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Phil's Phlop
Jaime Diaz
February 19, 1996
When Phil Mickelson takes an alarmingly long, hard swing to gently pop up short, soft wedge shots that land soundlessly next to the hole, he brings to mind revolutionary athletic acts such as the Luisetti one-hander or the Fosbury Flop. Every bit as much as a John Daly drive, the Phil Phlop is extreme golf.
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February 19, 1996

Phil's Phlop

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When Phil Mickelson takes an alarmingly long, hard swing to gently pop up short, soft wedge shots that land soundlessly next to the hole, he brings to mind revolutionary athletic acts such as the Luisetti one-hander or the Fosbury Flop. Every bit as much as a John Daly drive, the Phil Phlop is extreme golf.

While the flop shot is not new, no one executes it better than Mickelson. And largely because of his mastery of it, a shot that used to be considered at best a last resort and more often just plain stupid is evolving into a nearly indispensable tool on the PGA Tour.

The flop is generally hit from within 70 yards of the pin, with a wedge equipped with about 60 degrees of loft. The purpose of the shot is to land a ball close to its intended target and have it stop as quickly as possible. The flop represents a departure from conventional golf wisdom, which maintains that on short shots it is safer and more reliable to roll, rather than fly, the ball toward the hole. But like everything new in golf, the flop is a response to changing conditions: fast, multilevel greens with cups set in "table tops" surrounded by severe drops, more rough around greens, and closer competition, which has motivated players to shoot at tightly tucked "sucker" pin positions. Executed properly, the flop can take the Are out of fast greens, parachute the ball into the tightest confines, come out of rough as light as a feather and make recoveries possible from the short side of the green even from tight lies.

The first player to carry a 60-degree wedge (a conventional sand wedge has 56 degrees) was Tom Kite, who in 1980 made it an unheard-of "third wedge" after charting the performance of his short game over an extended period. Kite's aim was to have a club with which he could take a fuller swing from 75 yards and in. He also became proficient at using the extra loft and spin the club imparted to recover from tough spots around the green.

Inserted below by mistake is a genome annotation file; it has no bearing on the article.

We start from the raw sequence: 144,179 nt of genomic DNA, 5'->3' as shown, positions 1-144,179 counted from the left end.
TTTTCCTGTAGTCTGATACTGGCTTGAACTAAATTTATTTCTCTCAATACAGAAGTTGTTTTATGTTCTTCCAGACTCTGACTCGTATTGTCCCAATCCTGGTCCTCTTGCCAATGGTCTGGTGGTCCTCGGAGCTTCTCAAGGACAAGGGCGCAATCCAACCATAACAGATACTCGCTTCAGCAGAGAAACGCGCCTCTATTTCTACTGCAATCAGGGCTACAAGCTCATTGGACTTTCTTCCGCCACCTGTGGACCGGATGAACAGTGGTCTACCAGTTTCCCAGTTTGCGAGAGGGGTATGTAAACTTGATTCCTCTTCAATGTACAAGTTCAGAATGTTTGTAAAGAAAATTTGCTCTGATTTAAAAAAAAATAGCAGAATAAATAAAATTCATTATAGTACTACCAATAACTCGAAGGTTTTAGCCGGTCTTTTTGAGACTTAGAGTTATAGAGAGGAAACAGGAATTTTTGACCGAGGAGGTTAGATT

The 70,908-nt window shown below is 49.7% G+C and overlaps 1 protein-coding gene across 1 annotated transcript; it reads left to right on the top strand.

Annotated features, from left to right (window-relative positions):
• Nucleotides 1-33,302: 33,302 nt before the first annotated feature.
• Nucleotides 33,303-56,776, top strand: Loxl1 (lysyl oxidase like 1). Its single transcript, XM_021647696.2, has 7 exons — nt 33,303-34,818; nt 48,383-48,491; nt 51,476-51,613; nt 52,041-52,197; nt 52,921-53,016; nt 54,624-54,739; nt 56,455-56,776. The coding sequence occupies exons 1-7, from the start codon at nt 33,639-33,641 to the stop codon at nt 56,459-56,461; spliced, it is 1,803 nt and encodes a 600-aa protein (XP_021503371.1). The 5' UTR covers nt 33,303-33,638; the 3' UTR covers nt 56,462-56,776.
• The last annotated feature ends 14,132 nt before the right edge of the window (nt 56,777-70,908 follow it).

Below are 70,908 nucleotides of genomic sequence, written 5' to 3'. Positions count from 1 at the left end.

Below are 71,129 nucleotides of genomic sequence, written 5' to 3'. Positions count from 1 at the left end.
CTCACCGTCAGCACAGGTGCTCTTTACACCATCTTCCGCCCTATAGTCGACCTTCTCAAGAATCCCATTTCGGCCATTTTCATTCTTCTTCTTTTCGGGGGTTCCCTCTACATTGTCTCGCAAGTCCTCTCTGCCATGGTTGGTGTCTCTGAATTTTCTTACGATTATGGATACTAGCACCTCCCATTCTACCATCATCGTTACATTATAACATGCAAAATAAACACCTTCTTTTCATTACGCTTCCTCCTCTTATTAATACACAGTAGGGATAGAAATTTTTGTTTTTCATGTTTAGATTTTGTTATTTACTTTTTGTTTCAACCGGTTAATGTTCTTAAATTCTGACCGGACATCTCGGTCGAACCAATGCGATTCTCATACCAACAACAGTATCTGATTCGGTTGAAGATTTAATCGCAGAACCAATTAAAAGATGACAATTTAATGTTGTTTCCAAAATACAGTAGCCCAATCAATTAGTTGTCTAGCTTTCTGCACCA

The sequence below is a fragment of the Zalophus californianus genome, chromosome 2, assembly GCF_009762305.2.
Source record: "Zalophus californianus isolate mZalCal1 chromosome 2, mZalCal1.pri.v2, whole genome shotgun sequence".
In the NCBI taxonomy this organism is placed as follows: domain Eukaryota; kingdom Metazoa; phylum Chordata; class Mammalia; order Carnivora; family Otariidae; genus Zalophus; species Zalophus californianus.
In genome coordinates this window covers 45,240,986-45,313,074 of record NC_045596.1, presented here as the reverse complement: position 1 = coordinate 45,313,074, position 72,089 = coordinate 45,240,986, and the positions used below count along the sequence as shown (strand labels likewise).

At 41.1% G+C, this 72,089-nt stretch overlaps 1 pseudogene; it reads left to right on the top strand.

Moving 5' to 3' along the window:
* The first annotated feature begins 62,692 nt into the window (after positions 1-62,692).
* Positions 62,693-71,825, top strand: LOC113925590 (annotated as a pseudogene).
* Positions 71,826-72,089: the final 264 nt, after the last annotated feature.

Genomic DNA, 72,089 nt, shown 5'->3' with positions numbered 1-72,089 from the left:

By the mid-1980s floppers were popping up everywhere. Mark Calcavecchia, Fred Couples and, later, Daly predicated their bold power games on the ability to recover from difficult positions. Today more than half the players on Tour carry a 60-degree wedge with low bounce. The rate is lower—but growing—on the European tour, where conditions usually make running the ball along the ground the percentage play.

Mickelson literally grew up hitting flop shots to the green his father installed in the family backyard, lofting shot after shot at pin positions so extreme they allowed no other way to get close. Mickelson is so comfortable with the flop that from a severe uphill lie, he can hit a ball that lands well behind him.

"The flop is a high-percentage shot for me," says Mickelson, who uses a 60-degree wedge of his own design. "People are afraid to flub the shot, but basically, I just play for a flub. I hit a little behind the ball and let the club slide underneath."

While the flop has become commonplace, Mickelson's advantage is his ability to hit it expertly under pressure, as he did on the 71st hole at the Phoenix Open. He had to make perfect contact on a full swing from less than 20 yards in order to save par and stay tied with Justin Leonard, whom he eventually beat in a playoff. Until further notice, that shot stands as the classic megaflop. "Nobody can stop the ball from a tight lie as well as Phil," says Brad Faxon. "Most guys won't even try that shot, especially down the stretch. That's just talent, and it's a huge weapon."

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